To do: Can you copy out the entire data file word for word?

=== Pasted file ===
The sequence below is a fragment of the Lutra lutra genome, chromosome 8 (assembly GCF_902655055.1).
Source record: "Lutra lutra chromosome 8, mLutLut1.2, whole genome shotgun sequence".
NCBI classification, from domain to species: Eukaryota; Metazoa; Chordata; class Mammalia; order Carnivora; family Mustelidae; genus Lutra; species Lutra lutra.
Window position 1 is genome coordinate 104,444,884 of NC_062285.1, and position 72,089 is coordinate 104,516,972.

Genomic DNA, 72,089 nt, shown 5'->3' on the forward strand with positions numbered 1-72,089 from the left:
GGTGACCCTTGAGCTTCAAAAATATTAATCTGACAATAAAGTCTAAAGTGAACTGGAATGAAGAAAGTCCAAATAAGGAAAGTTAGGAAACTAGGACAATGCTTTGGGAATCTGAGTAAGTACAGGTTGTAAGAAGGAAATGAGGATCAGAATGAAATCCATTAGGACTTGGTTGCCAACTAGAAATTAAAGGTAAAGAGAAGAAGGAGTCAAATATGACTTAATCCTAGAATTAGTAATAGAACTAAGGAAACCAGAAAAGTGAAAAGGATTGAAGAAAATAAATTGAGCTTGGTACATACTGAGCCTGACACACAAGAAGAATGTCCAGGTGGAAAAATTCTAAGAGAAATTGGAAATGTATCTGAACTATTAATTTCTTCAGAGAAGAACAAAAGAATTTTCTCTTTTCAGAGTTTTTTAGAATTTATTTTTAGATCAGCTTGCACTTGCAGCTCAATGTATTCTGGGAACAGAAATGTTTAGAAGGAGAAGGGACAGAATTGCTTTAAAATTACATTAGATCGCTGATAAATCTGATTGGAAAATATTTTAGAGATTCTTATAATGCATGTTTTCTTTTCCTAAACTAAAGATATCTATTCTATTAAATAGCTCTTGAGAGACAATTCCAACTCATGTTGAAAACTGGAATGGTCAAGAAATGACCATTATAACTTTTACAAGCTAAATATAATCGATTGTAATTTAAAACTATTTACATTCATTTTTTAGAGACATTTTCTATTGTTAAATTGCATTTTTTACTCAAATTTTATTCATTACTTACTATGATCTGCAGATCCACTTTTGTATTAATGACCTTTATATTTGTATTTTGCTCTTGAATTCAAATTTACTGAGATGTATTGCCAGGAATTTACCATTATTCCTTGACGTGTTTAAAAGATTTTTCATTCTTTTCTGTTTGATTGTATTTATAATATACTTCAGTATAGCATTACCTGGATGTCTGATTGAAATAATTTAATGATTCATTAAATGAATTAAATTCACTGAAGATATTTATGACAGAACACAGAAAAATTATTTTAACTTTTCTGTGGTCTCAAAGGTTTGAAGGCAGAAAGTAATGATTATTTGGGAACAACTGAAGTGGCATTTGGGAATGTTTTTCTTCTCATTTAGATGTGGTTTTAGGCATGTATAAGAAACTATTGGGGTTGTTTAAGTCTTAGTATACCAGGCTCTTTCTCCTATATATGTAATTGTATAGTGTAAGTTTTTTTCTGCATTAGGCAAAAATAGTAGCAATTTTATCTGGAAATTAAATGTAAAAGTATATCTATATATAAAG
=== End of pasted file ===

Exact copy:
The sequence below is a fragment of the Lutra lutra genome, chromosome 8 (assembly GCF_902655055.1).
Source record: "Lutra lutra chromosome 8, mLutLut1.2, whole genome shotgun sequence".
NCBI classification, from domain to species: Eukaryota; Metazoa; Chordata; class Mammalia; order Carnivora; family Mustelidae; genus Lutra; species Lutra lutra.
Window position 1 is genome coordinate 104,444,884 of NC_062285.1, and position 72,089 is coordinate 104,516,972.

Genomic DNA, 72,089 nt, shown 5'->3' on the forward strand with positions numbered 1-72,089 from the left:
GGTGACCCTTGAGCTTCAAAAATATTAATCTGACAATAAAGTCTAAAGTGAACTGGAATGAAGAAAGTCCAAATAAGGAAAGTTAGGAAACTAGGACAATGCTTTGGGAATCTGAGTAAGTACAGGTTGTAAGAAGGAAATGAGGATCAGAATGAAATCCATTAGGACTTGGTTGCCAACTAGAAATTAAAGGTAAAGAGAAGAAGGAGTCAAATATGACTTAATCCTAGAATTAGTAATAGAACTAAGGAAACCAGAAAAGTGAAAAGGATTGAAGAAAATAAATTGAGCTTGGTACATACTGAGCCTGACACACAAGAAGAATGTCCAGGTGGAAAAATTCTAAGAGAAATTGGAAATGTATCTGAACTATTAATTTCTTCAGAGAAGAACAAAAGAATTTTCTCTTTTCAGAGTTTTTTAGAATTTATTTTTAGATCAGCTTGCACTTGCAGCTCAATGTATTCTGGGAACAGAAATGTTTAGAAGGAGAAGGGACAGAATTGCTTTAAAATTACATTAGATCGCTGATAAATCTGATTGGAAAATATTTTAGAGATTCTTATAATGCATGTTTTCTTTTCCTAAACTAAAGATATCTATTCTATTAAATAGCTCTTGAGAGACAATTCCAACTCATGTTGAAAACTGGAATGGTCAAGAAATGACCATTATAACTTTTACAAGCTAAATATAATCGATTGTAATTTAAAACTATTTACATTCATTTTTTAGAGACATTTTCTATTGTTAAATTGCATTTTTTACTCAAATTTTATTCATTACTTACTATGATCTGCAGATCCACTTTTGTATTAATGACCTTTATATTTGTATTTTGCTCTTGAATTCAAATTTACTGAGATGTATTGCCAGGAATTTACCATTATTCCTTGACGTGTTTAAAAGATTTTTCATTCTTTTCTGTTTGATTGTATTTATAATATACTTCAGTATAGCATTACCTGGATGTCTGATTGAAATAATTTAATGATTCATTAAATGAATTAAATTCACTGAAGATATTTATGACAGAACACAGAAAAATTATTTTAACTTTTCTGTGGTCTCAAAGGTTTGAAGGCAGAAAGTAATGATTATTTGGGAACAACTGAAGTGGCATTTGGGAATGTTTTTCTTCTCATTTAGATGTGGTTTTAGGCATGTATAAGAAACTATTGGGGTTGTTTAAGTCTTAGTATACCAGGCTCTTTCTCCTATATATGTAATTGTATAGTGTAAGTTTTTTTCTGCATTAGGCAAAAATAGTAGCAATTTTATCTGGAAATTAAATGTAAAAGTATATCTATATATAAAG